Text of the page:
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Backpacks

Backpack buying guide

Last updated: October 2013
Getting started

Getting started

In Consumer Reports' evaluations of backpacks, we selected non-wheeled backpacks with two shoulder straps. We test backpacks for durability, construction quality, safety, convenience features, comfort, and resistance to rain. Good safety features include reflective material, an abdominal or chest strap (to help distribute weight), and a place to store excess adjustment straps so they don't snag on a doorknob or school-bus door.

Find one that fits your lifestyle--and your frame

We evaluated several backpacks to find those with the best balance of fit, quality, comfort, and other features. We tested each backpack in a "tumbler" to see how well each would stand up to regular use (and possibly abuse). And we asked panelists to test the backpacks for comfort, using them in ways that simulate movements an average person makes in a typical day--walking, running, going up and down stairs, and picking things up from the floor--while wearing each backpack.

How the marketplace has changed

Sales of backpacks in the U.S. totaled $1.31 billion in 2008, according to the Travel Goods Association. And more than half of all backpacks purchased are for children under 17, according to the National Sporting Goods Association. Jansport has been the top-selling brand for at least 15 years, with L.L. Bean placing second.

Shopping tips

These shopping and fitting tips should help you find the right backpack for you.

One size does not fit all

Ideally, the bottom of the backpack should align with the curve of the lower back, and not more than four inches below the waistline. A backpack's shoulder-strap anchor points should also rest 1 to 2 inches below the top of the shoulders.

Inspect before you invest

Things to look for on the inside and outside of a backpack before you buy it include:

  • Sloppy stitching or loose threads, which can indicate poor manufacturing
  • Raw, exposed fabric edges, which can fray and weaken the fabric, and possibly get stuck in the zipper
  • Zippers without covering fabric flaps. In our rain test, zippers that were not protected by flaps of fabric allowed water to seep in

Comfort, convenience, and safety are important

Features to look for include wide, padded, contoured shoulder straps that distribute the pack's load over a large area of the shoulder, an abdominal strap, which can help distribute the pack's weight evenly on the back, waist, and hips, and reflectors or reflective fabrics on the pack to add visibility when kids travel to and from school at dusk or dawn.

Prevent injury with a lighter load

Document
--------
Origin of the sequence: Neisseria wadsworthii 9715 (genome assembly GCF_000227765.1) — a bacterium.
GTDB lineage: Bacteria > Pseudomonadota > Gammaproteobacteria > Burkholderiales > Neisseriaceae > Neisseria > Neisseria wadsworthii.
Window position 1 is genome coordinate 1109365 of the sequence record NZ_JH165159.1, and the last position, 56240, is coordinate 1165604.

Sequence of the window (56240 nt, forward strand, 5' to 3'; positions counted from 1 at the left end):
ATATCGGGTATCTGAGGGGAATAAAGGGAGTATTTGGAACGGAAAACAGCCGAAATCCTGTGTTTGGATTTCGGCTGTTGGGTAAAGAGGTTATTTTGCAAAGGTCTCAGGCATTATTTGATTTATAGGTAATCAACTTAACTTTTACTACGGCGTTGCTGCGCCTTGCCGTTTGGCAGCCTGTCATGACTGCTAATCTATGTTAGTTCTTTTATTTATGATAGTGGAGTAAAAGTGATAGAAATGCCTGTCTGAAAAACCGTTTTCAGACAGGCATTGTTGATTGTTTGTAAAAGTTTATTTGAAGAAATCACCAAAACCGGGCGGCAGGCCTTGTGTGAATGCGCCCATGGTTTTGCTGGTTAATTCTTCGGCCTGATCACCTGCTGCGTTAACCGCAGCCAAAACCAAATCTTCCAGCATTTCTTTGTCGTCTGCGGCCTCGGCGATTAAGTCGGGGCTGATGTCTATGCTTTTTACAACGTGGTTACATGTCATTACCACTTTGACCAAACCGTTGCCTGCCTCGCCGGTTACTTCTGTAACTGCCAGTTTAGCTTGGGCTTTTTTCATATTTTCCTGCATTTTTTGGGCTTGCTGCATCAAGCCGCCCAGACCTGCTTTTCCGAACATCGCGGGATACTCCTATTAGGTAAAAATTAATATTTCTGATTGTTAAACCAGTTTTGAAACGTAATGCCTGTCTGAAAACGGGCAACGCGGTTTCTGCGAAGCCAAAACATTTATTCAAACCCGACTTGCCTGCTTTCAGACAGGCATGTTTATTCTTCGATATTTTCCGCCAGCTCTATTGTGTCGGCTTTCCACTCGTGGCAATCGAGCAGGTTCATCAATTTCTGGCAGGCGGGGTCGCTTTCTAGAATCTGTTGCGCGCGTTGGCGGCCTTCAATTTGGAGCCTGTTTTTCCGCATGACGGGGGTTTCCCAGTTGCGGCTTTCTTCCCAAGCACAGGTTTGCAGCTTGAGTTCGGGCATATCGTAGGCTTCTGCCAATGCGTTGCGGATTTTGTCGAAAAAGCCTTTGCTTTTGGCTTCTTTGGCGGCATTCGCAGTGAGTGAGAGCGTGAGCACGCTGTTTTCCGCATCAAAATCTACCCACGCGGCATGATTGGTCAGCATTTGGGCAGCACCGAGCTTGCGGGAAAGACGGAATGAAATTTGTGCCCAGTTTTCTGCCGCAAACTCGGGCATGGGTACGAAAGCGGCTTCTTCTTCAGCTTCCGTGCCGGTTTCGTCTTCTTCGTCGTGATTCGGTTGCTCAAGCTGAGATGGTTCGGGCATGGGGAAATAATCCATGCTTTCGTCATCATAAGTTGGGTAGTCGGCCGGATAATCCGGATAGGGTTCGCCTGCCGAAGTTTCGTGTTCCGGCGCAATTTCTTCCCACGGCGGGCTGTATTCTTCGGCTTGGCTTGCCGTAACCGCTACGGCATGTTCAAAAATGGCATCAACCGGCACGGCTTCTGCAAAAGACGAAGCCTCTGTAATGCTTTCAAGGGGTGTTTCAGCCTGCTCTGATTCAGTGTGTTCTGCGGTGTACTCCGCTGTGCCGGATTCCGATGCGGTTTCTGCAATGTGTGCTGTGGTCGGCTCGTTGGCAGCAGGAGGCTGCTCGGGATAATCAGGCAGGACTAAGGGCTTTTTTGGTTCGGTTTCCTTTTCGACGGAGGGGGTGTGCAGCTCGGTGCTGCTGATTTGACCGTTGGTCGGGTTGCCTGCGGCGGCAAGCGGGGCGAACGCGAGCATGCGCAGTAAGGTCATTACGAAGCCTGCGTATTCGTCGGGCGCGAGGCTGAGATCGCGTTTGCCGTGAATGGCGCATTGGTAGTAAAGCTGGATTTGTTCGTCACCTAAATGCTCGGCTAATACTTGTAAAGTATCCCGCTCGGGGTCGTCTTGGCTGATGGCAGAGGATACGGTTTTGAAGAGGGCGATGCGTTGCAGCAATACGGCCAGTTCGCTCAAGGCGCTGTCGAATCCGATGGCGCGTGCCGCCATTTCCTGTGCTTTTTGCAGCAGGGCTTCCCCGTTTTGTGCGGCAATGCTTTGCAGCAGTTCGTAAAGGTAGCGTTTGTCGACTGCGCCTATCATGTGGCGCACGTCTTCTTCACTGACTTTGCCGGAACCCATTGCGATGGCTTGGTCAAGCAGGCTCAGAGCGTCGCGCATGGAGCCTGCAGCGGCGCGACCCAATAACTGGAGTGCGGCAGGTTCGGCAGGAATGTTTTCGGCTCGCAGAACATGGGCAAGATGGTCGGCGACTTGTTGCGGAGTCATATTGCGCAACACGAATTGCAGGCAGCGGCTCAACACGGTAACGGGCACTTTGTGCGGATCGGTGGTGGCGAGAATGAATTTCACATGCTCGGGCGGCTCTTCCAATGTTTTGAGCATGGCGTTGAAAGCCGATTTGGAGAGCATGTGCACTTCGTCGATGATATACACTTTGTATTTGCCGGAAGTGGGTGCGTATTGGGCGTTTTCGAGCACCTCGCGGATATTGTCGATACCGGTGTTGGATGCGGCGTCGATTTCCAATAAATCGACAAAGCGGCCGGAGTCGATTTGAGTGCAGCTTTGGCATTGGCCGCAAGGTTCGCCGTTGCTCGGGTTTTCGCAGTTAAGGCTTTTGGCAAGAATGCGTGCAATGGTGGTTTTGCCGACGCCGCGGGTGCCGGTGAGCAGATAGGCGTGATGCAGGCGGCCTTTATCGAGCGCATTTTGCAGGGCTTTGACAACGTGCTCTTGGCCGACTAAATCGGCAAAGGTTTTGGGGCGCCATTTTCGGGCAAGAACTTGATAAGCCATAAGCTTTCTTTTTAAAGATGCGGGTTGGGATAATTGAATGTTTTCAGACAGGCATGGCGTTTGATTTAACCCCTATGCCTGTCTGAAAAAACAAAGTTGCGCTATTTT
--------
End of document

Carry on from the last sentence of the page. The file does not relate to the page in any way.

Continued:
To prevent discomfort and injury, load and wear the backpack correctly. The American Occupational Therapy Association recommends carrying no more than 15 percent of your body weight in a backpack. But the less you carry, the better for your back.

Our backpack tests

We looked at non-wheeled backpacks with two shoulder straps. The American Academy of Pediatrics recommends wearing a pack with two straps because a backpack with a single shoulder strap across the body does not distribute weight evenly According to our in-house survey, an estimated 84 percent of backpacks bought in the last two years were non-wheeled models.

We tested all the backpacks for durability, construction quality, safety, convenience features, comfort, and resistance to rain.

For durability testing, very little difference was found from pack to pack, with one exception. In two samples of the Bakugan Battle Brawlers pack, seam rips made the backpacks unusable. It was also the only backpack to show signs of wear in our shoulder-strap durability tests.

On one sample of the Hannah Montana Undercover Pop Star backpack by FAB StarPoint, for the outer pocket on the pack, the part of the zipper that closes the "teeth" together broke off while in use. In another sample, an adjustment buckle was sewn onto the wrong side of a shoulder strap. And on a third sample, an adjustment strap came undone during the kids' comfort tests, causing the bag to hang from one lone strap.

We evaluated all packs for the presence of safety features such as a reflective material, an abdominal strap or chest strap (to help keep the weight of the pack closer to the body and distribute weight), and a place to store excess adjustment straps to prevent them from getting snagged on a doorknob or school-bus door, for example.

To test rain resistance, we lined each pack with construction paper, filled it with linen cloth, zipped it and placed it on a mannequin that was subjected to a five-minute shower simulating rainfall. The backpacks were then removed from the mannequin, the water shaken off, and our engineers scored the saturation of the construction paper.

A look at the BackTPack

The BackTPack is advertised as a system "that uses the vertical force of gravity for training proper alignment of the skeleton in the way the body was designed to function." Essentially, this bag is like carrying two shoulder bags, one on each side, that are attached to each other across the user's back and front with straps.

Highs

This pack scored Good for construction and convenience features, and features a chest strap, abdominal strap, and means of securing excess adjustment straps.

Lows

The undersides of your forearms might rub against the pack, forcing you to hold your arms out when in use. At $65, it's expensive when compared with most of the backpacks we tested.

   

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